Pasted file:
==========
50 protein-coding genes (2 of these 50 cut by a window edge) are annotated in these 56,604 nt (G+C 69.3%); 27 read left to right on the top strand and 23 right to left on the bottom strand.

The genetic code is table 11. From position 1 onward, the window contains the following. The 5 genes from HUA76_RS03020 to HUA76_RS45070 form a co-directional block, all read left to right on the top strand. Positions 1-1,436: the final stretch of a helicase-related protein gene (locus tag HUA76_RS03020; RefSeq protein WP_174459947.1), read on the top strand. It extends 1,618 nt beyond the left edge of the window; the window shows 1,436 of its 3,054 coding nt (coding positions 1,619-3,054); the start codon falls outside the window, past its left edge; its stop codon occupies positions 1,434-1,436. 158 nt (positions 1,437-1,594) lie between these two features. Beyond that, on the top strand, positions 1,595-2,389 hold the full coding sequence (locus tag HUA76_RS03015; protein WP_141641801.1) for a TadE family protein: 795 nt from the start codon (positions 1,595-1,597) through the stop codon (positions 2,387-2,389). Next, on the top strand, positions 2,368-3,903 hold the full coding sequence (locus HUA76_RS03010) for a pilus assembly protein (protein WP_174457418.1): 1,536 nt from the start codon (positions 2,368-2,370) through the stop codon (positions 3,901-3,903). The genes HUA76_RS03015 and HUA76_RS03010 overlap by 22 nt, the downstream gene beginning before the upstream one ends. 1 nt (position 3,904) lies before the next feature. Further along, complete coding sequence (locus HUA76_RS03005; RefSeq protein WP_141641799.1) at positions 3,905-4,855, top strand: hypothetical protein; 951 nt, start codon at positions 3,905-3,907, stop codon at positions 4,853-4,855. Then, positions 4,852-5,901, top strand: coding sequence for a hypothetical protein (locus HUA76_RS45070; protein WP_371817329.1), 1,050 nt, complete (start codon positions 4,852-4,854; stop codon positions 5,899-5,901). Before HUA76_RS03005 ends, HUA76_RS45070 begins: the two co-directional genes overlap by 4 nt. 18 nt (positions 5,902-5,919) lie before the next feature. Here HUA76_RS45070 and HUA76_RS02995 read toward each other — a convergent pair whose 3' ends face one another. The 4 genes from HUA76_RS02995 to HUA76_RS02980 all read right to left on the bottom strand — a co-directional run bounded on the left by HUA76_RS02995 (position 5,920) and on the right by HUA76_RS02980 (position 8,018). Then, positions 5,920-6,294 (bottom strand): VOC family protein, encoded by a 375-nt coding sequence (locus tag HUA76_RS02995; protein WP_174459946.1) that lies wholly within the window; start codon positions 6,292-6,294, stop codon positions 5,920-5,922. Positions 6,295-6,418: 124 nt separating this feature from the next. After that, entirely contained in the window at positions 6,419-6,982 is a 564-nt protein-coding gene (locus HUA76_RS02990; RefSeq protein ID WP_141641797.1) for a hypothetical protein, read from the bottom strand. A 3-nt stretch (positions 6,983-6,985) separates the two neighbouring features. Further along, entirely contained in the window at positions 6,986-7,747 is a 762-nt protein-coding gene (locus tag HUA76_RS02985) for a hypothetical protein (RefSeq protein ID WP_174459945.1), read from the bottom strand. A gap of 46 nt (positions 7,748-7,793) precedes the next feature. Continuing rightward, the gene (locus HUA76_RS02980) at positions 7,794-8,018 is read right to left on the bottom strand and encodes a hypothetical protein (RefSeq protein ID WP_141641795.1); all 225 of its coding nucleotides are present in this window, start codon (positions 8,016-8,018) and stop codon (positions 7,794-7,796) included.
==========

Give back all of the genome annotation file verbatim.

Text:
50 protein-coding genes (2 of these 50 cut by a window edge) are annotated in these 56,604 nt (G+C 69.3%); 27 read left to right on the top strand and 23 right to left on the bottom strand.

The genetic code is table 11. From position 1 onward, the window contains the following. The 5 genes from HUA76_RS03020 to HUA76_RS45070 form a co-directional block, all read left to right on the top strand. Positions 1-1,436: the final stretch of a helicase-related protein gene (locus tag HUA76_RS03020; RefSeq protein WP_174459947.1), read on the top strand. It extends 1,618 nt beyond the left edge of the window; the window shows 1,436 of its 3,054 coding nt (coding positions 1,619-3,054); the start codon falls outside the window, past its left edge; its stop codon occupies positions 1,434-1,436. 158 nt (positions 1,437-1,594) lie between these two features. Beyond that, on the top strand, positions 1,595-2,389 hold the full coding sequence (locus tag HUA76_RS03015; protein WP_141641801.1) for a TadE family protein: 795 nt from the start codon (positions 1,595-1,597) through the stop codon (positions 2,387-2,389). Next, on the top strand, positions 2,368-3,903 hold the full coding sequence (locus HUA76_RS03010) for a pilus assembly protein (protein WP_174457418.1): 1,536 nt from the start codon (positions 2,368-2,370) through the stop codon (positions 3,901-3,903). The genes HUA76_RS03015 and HUA76_RS03010 overlap by 22 nt, the downstream gene beginning before the upstream one ends. 1 nt (position 3,904) lies before the next feature. Further along, complete coding sequence (locus HUA76_RS03005; RefSeq protein WP_141641799.1) at positions 3,905-4,855, top strand: hypothetical protein; 951 nt, start codon at positions 3,905-3,907, stop codon at positions 4,853-4,855. Then, positions 4,852-5,901, top strand: coding sequence for a hypothetical protein (locus HUA76_RS45070; protein WP_371817329.1), 1,050 nt, complete (start codon positions 4,852-4,854; stop codon positions 5,899-5,901). Before HUA76_RS03005 ends, HUA76_RS45070 begins: the two co-directional genes overlap by 4 nt. 18 nt (positions 5,902-5,919) lie before the next feature. Here HUA76_RS45070 and HUA76_RS02995 read toward each other — a convergent pair whose 3' ends face one another. The 4 genes from HUA76_RS02995 to HUA76_RS02980 all read right to left on the bottom strand — a co-directional run bounded on the left by HUA76_RS02995 (position 5,920) and on the right by HUA76_RS02980 (position 8,018). Then, positions 5,920-6,294 (bottom strand): VOC family protein, encoded by a 375-nt coding sequence (locus tag HUA76_RS02995; protein WP_174459946.1) that lies wholly within the window; start codon positions 6,292-6,294, stop codon positions 5,920-5,922. Positions 6,295-6,418: 124 nt separating this feature from the next. After that, entirely contained in the window at positions 6,419-6,982 is a 564-nt protein-coding gene (locus HUA76_RS02990; RefSeq protein ID WP_141641797.1) for a hypothetical protein, read from the bottom strand. A 3-nt stretch (positions 6,983-6,985) separates the two neighbouring features. Further along, entirely contained in the window at positions 6,986-7,747 is a 762-nt protein-coding gene (locus tag HUA76_RS02985) for a hypothetical protein (RefSeq protein ID WP_174459945.1), read from the bottom strand. A gap of 46 nt (positions 7,748-7,793) precedes the next feature. Continuing rightward, the gene (locus HUA76_RS02980) at positions 7,794-8,018 is read right to left on the bottom strand and encodes a hypothetical protein (RefSeq protein ID WP_141641795.1); all 225 of its coding nucleotides are present in this window, start codon (positions 8,016-8,018) and stop codon (positions 7,794-7,796) included.